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An alternative guess: people who like B&W are older, more nostalgic (and indeed are more likely to own a bunch of vintage lenses already) - and therefore tend to pair their Monochroms with old glass. So, maybe it's got nothing to do with the quality of the lenses/sensors but it's rather a matter of demographics.

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Thank you for your comments. I am certainly getting a taste for old glass (not the swirly bokeh ones). I already have the 50 lux pre-ASPH and would not swap it for the latest lux. My next quest is an interesting 35mm. 

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An alternative guess: people who like B&W are older, more nostalgic (and indeed are more likely to own a bunch of vintage lenses already) - and therefore tend to pair their Monochroms with old glass. So, maybe it's got nothing to do with the quality of the lenses/sensors but it's rather a matter of demographics.

 

Yes, I'd guess there's a lot of truth in this.

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An alternative guess: people who like B&W are older, more nostalgic (and indeed are more likely to own a bunch of vintage lenses already) - and therefore tend to pair their Monochroms with old glass. So, maybe it's got nothing to do with the quality of the lenses/sensors but it's rather a matter of demographics.

Seems an interesting idea but I don’t think that you can reduce the issue of new (Karbe) vs. old (Mandler) lenses to nostalgia. There is a good deal of old lenses that aren’t really interesting. I really don’t see for instance the worth of bringing back the Summaron 28 and I am very sceptical about the Thambar 90 too. Here I suspect Leica of exploiting nostalgia for commercial reasons. But this is not the whole story.

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Thank you for your comments. I am certainly getting a taste for old glass (not the swirly bokeh ones). I already have the 50 lux pre-ASPH and would not swap it for the latest lux. My next quest is an interesting 35mm.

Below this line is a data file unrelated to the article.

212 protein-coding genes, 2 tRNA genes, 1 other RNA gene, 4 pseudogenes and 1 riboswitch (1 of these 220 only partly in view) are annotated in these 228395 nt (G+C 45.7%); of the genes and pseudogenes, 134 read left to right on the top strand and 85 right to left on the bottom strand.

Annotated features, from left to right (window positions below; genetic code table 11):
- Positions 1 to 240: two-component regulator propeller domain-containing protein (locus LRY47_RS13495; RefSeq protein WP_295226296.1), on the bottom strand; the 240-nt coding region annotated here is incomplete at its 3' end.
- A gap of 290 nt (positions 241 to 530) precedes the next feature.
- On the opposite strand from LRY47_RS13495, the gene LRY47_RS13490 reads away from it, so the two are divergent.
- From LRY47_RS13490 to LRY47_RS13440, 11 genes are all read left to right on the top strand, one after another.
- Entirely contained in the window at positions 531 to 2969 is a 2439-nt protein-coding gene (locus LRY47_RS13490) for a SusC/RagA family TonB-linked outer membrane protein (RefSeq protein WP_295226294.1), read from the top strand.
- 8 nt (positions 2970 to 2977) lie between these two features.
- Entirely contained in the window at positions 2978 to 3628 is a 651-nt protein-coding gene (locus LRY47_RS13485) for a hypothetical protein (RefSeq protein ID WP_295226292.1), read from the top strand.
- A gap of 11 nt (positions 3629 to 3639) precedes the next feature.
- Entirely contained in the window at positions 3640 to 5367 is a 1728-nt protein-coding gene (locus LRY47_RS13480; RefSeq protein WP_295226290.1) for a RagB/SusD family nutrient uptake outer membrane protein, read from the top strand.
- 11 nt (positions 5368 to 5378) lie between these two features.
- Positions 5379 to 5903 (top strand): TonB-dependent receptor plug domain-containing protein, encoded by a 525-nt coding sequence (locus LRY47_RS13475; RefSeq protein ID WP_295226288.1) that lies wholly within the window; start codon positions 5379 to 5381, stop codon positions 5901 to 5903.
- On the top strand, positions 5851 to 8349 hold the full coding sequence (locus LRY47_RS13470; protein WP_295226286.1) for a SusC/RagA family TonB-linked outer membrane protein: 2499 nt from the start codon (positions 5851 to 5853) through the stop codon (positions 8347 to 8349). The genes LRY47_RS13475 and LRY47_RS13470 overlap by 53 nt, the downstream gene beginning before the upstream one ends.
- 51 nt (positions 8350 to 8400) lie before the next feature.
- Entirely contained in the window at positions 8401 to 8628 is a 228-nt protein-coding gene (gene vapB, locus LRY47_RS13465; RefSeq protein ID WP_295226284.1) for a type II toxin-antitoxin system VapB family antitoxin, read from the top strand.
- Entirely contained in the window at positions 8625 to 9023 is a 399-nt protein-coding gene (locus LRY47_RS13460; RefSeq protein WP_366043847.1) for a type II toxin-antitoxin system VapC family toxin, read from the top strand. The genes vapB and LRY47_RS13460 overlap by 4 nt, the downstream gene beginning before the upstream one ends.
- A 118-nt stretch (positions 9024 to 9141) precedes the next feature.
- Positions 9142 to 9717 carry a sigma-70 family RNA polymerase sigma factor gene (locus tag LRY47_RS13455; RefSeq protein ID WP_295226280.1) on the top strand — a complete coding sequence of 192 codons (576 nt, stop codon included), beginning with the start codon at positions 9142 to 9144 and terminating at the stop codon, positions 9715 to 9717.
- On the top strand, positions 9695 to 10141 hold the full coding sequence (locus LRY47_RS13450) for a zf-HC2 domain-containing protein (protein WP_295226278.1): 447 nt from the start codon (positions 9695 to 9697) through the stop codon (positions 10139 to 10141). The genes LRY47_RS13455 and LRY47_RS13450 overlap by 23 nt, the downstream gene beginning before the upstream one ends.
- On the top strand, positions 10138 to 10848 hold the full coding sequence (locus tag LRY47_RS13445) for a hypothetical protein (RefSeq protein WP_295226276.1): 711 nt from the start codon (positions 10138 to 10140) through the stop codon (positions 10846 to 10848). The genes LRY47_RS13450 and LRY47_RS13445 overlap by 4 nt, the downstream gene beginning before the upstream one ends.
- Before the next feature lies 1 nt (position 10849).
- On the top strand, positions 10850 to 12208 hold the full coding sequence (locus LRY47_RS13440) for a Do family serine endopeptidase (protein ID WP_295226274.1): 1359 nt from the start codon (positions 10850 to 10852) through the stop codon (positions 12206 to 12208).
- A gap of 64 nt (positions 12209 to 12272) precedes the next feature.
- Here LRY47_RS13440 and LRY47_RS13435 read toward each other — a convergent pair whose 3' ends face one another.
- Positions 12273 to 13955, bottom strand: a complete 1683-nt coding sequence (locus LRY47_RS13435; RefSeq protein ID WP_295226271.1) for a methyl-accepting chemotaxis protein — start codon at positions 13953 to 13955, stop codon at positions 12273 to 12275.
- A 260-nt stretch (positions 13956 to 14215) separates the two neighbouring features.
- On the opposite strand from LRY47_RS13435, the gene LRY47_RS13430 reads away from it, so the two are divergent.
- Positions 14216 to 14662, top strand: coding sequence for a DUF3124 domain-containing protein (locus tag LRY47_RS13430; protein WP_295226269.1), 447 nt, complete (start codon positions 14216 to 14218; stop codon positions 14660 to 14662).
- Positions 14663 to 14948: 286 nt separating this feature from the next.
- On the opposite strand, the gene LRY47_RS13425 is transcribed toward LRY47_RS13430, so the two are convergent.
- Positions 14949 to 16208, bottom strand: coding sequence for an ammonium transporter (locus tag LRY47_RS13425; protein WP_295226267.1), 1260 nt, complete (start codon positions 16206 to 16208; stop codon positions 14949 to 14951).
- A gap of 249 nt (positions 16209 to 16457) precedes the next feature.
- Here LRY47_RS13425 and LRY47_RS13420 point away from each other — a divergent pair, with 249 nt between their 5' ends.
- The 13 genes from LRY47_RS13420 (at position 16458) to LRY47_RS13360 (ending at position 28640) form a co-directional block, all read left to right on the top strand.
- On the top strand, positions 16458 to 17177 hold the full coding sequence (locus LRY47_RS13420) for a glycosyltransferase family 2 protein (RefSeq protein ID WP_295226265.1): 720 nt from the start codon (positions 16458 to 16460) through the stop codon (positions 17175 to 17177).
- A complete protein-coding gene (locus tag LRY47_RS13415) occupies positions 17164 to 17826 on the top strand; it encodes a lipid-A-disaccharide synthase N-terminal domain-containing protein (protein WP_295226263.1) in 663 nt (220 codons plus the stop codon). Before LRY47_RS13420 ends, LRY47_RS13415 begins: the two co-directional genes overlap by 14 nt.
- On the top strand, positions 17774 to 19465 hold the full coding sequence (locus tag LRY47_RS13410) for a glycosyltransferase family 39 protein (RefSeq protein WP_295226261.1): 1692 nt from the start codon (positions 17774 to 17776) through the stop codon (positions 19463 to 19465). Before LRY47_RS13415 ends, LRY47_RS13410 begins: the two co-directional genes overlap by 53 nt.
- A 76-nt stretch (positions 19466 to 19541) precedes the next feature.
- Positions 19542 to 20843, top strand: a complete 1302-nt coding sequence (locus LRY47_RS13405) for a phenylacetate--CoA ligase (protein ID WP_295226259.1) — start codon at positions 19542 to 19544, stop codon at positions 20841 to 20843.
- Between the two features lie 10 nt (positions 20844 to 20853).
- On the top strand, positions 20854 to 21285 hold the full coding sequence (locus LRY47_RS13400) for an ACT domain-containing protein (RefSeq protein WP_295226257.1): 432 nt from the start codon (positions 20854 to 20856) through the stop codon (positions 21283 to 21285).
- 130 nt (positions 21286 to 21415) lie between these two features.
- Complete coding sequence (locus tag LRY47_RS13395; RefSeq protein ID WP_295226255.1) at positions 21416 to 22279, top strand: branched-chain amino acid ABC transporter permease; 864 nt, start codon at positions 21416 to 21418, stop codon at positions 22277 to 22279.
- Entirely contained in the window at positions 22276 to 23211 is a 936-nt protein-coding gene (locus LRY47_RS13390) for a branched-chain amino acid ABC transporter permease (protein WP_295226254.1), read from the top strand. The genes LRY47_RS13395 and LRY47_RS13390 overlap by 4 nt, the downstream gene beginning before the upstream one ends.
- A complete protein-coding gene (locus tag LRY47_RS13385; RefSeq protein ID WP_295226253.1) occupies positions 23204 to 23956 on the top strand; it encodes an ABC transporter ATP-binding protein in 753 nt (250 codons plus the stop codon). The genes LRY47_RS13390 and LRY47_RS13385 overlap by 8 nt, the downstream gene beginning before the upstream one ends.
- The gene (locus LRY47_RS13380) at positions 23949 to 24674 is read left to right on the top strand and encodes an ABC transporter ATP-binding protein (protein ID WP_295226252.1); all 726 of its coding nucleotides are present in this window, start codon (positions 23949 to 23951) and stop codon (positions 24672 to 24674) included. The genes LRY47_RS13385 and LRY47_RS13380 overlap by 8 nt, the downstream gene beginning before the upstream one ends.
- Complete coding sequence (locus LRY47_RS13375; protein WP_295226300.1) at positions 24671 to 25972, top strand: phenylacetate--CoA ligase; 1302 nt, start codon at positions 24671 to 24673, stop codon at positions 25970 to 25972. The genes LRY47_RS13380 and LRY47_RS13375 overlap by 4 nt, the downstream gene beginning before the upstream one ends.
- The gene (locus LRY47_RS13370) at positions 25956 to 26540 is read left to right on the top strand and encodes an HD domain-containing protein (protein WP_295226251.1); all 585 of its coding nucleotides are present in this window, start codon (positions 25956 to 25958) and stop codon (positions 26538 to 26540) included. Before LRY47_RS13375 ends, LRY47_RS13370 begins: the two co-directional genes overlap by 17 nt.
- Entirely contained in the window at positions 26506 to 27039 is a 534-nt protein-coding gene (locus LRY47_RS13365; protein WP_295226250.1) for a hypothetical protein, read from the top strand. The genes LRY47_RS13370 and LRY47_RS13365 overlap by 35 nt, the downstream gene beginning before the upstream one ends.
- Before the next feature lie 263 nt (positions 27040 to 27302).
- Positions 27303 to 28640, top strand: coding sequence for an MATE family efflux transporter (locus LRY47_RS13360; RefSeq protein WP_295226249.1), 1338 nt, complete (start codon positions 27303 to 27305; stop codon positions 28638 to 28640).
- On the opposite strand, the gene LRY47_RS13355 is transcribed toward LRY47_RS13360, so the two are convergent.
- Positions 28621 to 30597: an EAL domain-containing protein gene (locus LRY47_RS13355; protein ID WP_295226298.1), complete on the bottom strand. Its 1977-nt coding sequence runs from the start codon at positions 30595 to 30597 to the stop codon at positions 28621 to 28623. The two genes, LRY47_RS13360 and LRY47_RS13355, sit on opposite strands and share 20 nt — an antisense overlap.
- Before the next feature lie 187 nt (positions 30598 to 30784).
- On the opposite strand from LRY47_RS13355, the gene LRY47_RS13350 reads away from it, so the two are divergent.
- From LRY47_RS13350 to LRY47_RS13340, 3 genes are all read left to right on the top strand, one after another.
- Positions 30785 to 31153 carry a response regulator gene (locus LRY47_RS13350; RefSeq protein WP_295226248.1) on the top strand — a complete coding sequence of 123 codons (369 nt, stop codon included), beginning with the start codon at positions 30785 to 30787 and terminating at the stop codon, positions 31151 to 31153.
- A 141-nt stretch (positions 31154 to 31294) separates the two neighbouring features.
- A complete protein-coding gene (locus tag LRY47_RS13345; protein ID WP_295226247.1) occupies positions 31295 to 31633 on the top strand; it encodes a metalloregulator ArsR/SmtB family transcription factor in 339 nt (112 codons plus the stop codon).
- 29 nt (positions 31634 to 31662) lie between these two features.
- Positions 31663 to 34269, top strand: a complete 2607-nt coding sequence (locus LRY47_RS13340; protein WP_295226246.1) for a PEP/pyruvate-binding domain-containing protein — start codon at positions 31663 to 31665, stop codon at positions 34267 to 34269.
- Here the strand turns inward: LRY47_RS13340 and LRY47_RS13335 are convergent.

May I suggest the Summilux pre-ASPH v2? The little critter is certainly an interesting one... 

The Canon 35/1.5 or the Apoqualia 35/1.4 also come to mind for being "interesting", but they would not pair well with your 50/1.4 pre-ASPH.

If it doesn't need to be that fast, there are several more options for interesting vintage 35/2 or 35/2.8 lenses.

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Seems an interesting idea but I don’t think that you can reduce the issue of new (Karbe) vs. old (Mandler) lenses to nostalgia. There is a good deal of old lenses that aren’t really interesting. I really don’t see for instance the worth of bringing back the Summaron 28 and I am very sceptical about the Thambar 90 too. Here I suspect Leica of exploiting nostalgia for commercial reasons. But this is not the whole story.

 

Of course not. Karbe vs. Mandler (or Berek for that matter) has not much to do with nostalgia indeed.

I was only speculating that a certain group of people, who just happen to be more prone to nostalgia, are more likely to buy a Monochrom and own vintage glass - and may actually prefer a certain type of lens rendering, or even haptics, to another.

And yes, I'm with you regarding the new Summaron and Thambar. But whatever the marketing and financial reasons for these re-issues, they are fine by me if others enjoy them and the revenues generated support Leica's development.

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More older people would own older glass because they're older and haven't sold off the older glass they bought when they were younger.

 

I really like my older lenses on my Monochrom and my M10.

Edited by MarkP

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More older people would own older glass because they're older and haven't sold off the older glass they bought when they were younger.

 

Indeed. My guess was also that the same people would be more likely to also own a Monochrom - possibly due to B&W nostalgia (and more disposable income).

 

I really like my older lenses on my Monochrom and my M10.

 

Me too. And I'm not THAT old, despite what my daughters seem to believe since I started wearing reading glasses...

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Why are people interested in old lenses on the Monochrom and not old lenses on other Leica bodies?

 

Is this because low contrast lenses bring the best tonality from the monochrome sensor?

 

I've seen this penchant before on old lenses with Nikon's Df. Not a monochrome camera but a highly regarded sensor.

 

On the surface it looks like people want to pair the best sensors with the worst lenses.

 

I'd imagine you're looking too deeply into this.

 

Probably just a throwback to classic black and white film images with lenses that are less clinical and perfect than the modern ones. Softer rendering, spherical aberrations, less contrast makes for a lovely black and white image.

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I find it quite reasonable to expect most old lenses to work better for B&W photos, especially if they were developed before colour films were available. Some vintage lenses give a bit of a yellowish/greenish cast on coloured photos, but give very pleasing skin tone and highlights in b&w. 

Edited by Rus

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I use a 1960 35mm Summaron F2.8 on my M Monochrom mk1. The images that combination produces are quite beautiful in their rendering. Slightly lower contrast, I think, might be the reason, whilst still being very sharp.

 

One extra benefit with the older lenses is that they’re often smaller than their modern aspherical counterparts, so handling is nice too.

Edited by colint544